A steady murmur of voices emanated from the Cedar Creek High School library. But as librarian Christine Finn walked toward a table of students, it wasn’t to quiet them down, but to assist in their history project creating a wiki on the Great Plains.
“We are not about shushing,” Finn said of the image of a librarian with her finger raised to her lips. “We are about connecting.”
Three local high schools opened new or renovated libraries in the past few years, including Cedar Creek, the Atlantic County Institute of Technology and Mainland Regional High School. Others have modified existing spaces to meet modern demands. All still have the familiar shelves of books. But librarians (or media specialists as they are also called) say the school library has become less a static place to look up information and more of an active jumping off point for learning.
“It’s not a container for information, it’s a gateway to information,” said Dorsey Finn, supervisor of curriculum and technology at Mainland Regional.
A survey in 2010 commissioned by the New Jersey Association of School Librarians found school librarians in the forefront of teaching students how to do research and responsibly and effectively use new technology. And yes, they still promote a love of reading, including popular fiction.
“We bought some Nooks (electronic readers), and got The Hunger Games trilogy on them for less money than buying the books,” said Atlantic City High School librarian Veronica Gaskill, who also bought some hardcover books. “It was a way to entice students to try a new technology, and they do borrow a lot of fiction.”
Fran King, president of the New Jersey Association of School Librarians, said that two years ago, when schools lost state aid and the recession ate into school budgets, many libraries were in jeopardy and some even closed. But, she said, most have rebounded as schools realized the important role they play in student learning.
“Research is done differently now,” she said. “Everything is more electronic, using databases. But students still need guidance. They may be digital natives with technology, but they don’t always know how to search effectively or responsibly. They believe if they find it on the Internet, it must be true.”
Atlantic City has upgraded all of its school libraries over the past several years, and Gaskill said she has seen the difference in students’ knowledge of how to use a library effectively.
The Atlantic County Institute of Technology library includes two technology labs for classroom use, and while the library still has a lot of books, technology is replacing some reference and textbooks, curriculum coordinator Johanna Johnson said.
“We can’t teach 21st century skills using a 19th century model,” Johnson said. “We need to use what (our graduates) are going to use.”
Use of technology, especially smartphones and tablets such as iPads, has drawbacks, including the chance that a classroom comment could become a YouTube sensation. Some schools have disabled the camera function, and librarians said abuse concerns have made other staff resistant to using the technology.
“The library is a way to model appropriate behavior,” Mainland Regional’s Finn said. “It is more like a college library here, a place to come together and collaborate.”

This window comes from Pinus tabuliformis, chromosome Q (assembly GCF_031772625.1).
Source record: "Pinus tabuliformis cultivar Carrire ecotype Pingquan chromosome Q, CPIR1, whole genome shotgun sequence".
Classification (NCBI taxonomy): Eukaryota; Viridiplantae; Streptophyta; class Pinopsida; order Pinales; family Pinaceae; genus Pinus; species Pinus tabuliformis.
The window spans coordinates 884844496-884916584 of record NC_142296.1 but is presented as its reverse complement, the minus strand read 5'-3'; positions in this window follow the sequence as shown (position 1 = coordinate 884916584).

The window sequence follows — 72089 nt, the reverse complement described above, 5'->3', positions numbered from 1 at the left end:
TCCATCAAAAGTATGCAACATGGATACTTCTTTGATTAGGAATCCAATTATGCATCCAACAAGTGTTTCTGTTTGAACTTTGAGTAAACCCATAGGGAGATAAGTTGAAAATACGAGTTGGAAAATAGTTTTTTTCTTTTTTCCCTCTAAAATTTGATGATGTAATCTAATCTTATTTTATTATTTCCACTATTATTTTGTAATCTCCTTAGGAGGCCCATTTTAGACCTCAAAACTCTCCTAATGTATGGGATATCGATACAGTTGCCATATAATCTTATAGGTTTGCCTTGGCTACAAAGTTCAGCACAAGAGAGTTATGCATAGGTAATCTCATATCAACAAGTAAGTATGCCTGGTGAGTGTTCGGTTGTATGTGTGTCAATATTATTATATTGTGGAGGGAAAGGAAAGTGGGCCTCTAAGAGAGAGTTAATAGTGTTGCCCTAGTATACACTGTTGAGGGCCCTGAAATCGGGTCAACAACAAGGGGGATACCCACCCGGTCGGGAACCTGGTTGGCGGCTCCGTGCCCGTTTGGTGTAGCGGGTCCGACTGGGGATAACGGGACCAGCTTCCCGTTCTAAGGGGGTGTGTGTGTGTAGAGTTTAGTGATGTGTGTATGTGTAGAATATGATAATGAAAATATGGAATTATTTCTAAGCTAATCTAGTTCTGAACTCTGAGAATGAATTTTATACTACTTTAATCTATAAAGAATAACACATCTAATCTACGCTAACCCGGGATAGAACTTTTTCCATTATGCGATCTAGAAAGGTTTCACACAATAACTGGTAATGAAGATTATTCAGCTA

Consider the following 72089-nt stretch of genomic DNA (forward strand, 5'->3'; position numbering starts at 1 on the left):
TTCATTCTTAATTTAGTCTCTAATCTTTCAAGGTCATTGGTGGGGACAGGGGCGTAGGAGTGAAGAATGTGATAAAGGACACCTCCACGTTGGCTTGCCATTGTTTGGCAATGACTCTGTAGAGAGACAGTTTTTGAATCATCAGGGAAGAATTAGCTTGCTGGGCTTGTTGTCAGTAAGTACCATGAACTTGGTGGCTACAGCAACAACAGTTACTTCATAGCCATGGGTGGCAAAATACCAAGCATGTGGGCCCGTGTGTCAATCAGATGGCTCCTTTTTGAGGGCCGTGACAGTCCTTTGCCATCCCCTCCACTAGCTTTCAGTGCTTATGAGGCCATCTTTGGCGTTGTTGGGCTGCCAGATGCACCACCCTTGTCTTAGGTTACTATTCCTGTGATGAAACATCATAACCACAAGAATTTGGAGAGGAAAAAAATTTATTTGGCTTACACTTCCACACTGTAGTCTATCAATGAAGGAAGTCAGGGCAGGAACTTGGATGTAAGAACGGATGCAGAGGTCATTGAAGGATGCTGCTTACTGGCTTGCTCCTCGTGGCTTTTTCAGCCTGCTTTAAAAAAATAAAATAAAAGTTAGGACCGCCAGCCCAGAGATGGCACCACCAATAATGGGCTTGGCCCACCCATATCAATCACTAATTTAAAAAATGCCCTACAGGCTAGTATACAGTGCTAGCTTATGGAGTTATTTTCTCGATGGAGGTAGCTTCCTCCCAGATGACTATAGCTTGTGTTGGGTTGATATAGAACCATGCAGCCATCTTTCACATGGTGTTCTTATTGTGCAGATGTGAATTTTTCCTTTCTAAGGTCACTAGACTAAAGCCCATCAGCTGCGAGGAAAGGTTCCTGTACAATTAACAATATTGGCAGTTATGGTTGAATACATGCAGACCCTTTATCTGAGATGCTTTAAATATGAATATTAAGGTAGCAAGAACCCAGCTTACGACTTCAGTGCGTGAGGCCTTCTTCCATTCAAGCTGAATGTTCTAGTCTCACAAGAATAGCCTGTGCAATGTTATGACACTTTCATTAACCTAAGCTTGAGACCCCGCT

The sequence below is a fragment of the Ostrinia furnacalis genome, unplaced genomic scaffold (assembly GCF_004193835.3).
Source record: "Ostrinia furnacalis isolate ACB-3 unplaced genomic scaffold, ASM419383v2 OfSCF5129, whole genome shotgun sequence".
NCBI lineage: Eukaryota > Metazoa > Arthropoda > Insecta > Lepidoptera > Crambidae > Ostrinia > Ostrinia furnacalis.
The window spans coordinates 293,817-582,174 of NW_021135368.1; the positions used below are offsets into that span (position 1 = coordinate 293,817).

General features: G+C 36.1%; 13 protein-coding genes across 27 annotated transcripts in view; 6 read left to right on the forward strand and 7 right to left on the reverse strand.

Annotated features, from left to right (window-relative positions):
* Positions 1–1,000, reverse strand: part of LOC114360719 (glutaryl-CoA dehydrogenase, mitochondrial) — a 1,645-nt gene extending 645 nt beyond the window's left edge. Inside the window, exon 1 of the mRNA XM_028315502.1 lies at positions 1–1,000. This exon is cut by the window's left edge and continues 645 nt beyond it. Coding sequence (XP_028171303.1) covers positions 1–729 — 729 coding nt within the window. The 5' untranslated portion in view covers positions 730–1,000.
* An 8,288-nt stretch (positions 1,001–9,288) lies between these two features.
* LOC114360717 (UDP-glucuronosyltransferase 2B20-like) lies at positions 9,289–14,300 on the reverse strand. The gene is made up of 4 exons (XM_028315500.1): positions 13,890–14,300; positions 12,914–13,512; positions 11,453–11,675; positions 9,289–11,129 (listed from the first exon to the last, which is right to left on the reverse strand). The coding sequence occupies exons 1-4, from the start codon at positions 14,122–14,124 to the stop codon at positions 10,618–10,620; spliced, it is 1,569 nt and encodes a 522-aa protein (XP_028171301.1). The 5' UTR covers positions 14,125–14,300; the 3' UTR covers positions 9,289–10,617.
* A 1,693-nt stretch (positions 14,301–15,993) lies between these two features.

Mainland Regional’s library has borrowed from Borders and Starbucks to become a social hub at lunchtime, where students can work in a computer lab, buy a bottle of water from the coffee shop, or sit in comfortable chairs and read, talk or even text on their cell phones. The library hosts book talks and Poetry Out Loud events.
“It is a community builder,” Finn said of his library, which features posters of students and staff reading. “And the kids know being able to use their phones is a privilege that can be taken away. Sure, a few break the rules. But why make decisions based on what 5 percent of the students might do?”
Mainland Regional seniors said students almost never came to the library before.
“But now we hang out here, talk, do homework,” said Bella Urdinaran a senior from Linwood.
“It has good vibes,” junior Jaquan Baker said.
Cedar Creek history teacher Stephanie Tarr said she likes to bring her classes to the library where they can use laptops and work in small groups in an open setting. A high ceiling and wide bank of windows are a break from the traditional classroom.
“The students have a little more space to spread out,” Tarr said. “They’ll do their project, then just email me the link.”
Tarr said having a good librarian is an asset to the staff.
“She’s up-to-date on websites and projects for history classes,” Tarr said of Christine Finn. “She’ll send samples of new things and link us with new ideas.”
King said that with so much information now available, the librarian is also a curator, reviewing databases and websites. Finn said she also asks students what they want, and Cedar Creek’s library has a collection of audiobooks popular among students with reading disabilities and those with long bus rides.
Junior Dylan Slocum, of Mays Landing, offered some suggestions for graphic novels and said he likes to spend his free time in the library because it is relaxing.
Finn said there is a core group of graphic novel enthusiasts at the school, and she will expand her collection as the budget allows. Some shelves are still empty due to prior budget restrictions, but Finn said they will be filled.
High school libraries may also stay open after school to accommodate students, especially those who may not have a computer or Internet access at home. Gaskill just got 10 iPads and would also love to see more teachers doing lessons using smartphones, since students in Atlantic City are more likely to have a smartphone than a computer.
“There’s so much they can do with a smartphone, and it would help our students compete,” Gaskill said.
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